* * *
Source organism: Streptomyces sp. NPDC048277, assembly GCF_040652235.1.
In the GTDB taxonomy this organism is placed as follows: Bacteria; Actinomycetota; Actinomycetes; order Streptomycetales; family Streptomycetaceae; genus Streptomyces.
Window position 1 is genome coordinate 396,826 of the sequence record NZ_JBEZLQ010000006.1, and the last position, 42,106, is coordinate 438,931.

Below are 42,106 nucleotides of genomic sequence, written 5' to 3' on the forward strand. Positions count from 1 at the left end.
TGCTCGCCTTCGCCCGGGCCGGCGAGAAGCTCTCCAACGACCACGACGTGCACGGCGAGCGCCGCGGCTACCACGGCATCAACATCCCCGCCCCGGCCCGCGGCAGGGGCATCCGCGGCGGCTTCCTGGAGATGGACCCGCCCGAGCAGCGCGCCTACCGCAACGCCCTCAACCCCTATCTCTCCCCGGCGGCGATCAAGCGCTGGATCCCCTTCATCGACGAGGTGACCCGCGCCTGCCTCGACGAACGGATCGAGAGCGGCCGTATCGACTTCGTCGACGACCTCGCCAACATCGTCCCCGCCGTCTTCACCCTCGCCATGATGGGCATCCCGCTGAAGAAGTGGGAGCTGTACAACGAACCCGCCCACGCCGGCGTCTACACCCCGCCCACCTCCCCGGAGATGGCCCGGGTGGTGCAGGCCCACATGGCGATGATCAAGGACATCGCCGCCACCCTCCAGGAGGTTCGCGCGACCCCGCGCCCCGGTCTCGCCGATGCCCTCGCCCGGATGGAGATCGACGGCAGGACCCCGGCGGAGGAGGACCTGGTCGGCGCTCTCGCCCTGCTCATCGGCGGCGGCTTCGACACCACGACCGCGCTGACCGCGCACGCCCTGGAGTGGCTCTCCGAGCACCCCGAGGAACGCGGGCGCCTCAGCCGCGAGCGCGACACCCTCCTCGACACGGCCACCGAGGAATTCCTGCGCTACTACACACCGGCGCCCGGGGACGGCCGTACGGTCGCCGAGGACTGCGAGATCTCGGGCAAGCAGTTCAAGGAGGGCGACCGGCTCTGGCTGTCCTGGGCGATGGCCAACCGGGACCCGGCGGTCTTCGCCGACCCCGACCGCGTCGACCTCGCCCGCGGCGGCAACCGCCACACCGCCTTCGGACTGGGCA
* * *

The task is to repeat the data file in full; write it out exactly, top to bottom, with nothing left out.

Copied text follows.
Source organism: Streptomyces sp. NPDC048277, assembly GCF_040652235.1.
In the GTDB taxonomy this organism is placed as follows: Bacteria; Actinomycetota; Actinomycetes; order Streptomycetales; family Streptomycetaceae; genus Streptomyces.
Window position 1 is genome coordinate 396,826 of the sequence record NZ_JBEZLQ010000006.1, and the last position, 42,106, is coordinate 438,931.

Below are 42,106 nucleotides of genomic sequence, written 5' to 3' on the forward strand. Positions count from 1 at the left end.
TGCTCGCCTTCGCCCGGGCCGGCGAGAAGCTCTCCAACGACCACGACGTGCACGGCGAGCGCCGCGGCTACCACGGCATCAACATCCCCGCCCCGGCCCGCGGCAGGGGCATCCGCGGCGGCTTCCTGGAGATGGACCCGCCCGAGCAGCGCGCCTACCGCAACGCCCTCAACCCCTATCTCTCCCCGGCGGCGATCAAGCGCTGGATCCCCTTCATCGACGAGGTGACCCGCGCCTGCCTCGACGAACGGATCGAGAGCGGCCGTATCGACTTCGTCGACGACCTCGCCAACATCGTCCCCGCCGTCTTCACCCTCGCCATGATGGGCATCCCGCTGAAGAAGTGGGAGCTGTACAACGAACCCGCCCACGCCGGCGTCTACACCCCGCCCACCTCCCCGGAGATGGCCCGGGTGGTGCAGGCCCACATGGCGATGATCAAGGACATCGCCGCCACCCTCCAGGAGGTTCGCGCGACCCCGCGCCCCGGTCTCGCCGATGCCCTCGCCCGGATGGAGATCGACGGCAGGACCCCGGCGGAGGAGGACCTGGTCGGCGCTCTCGCCCTGCTCATCGGCGGCGGCTTCGACACCACGACCGCGCTGACCGCGCACGCCCTGGAGTGGCTCTCCGAGCACCCCGAGGAACGCGGGCGCCTCAGCCGCGAGCGCGACACCCTCCTCGACACGGCCACCGAGGAATTCCTGCGCTACTACACACCGGCGCCCGGGGACGGCCGTACGGTCGCCGAGGACTGCGAGATCTCGGGCAAGCAGTTCAAGGAGGGCGACCGGCTCTGGCTGTCCTGGGCGATGGCCAACCGGGACCCGGCGGTCTTCGCCGACCCCGACCGCGTCGACCTCGCCCGCGGCGGCAACCGCCACACCGCCTTCGGACTGGGCA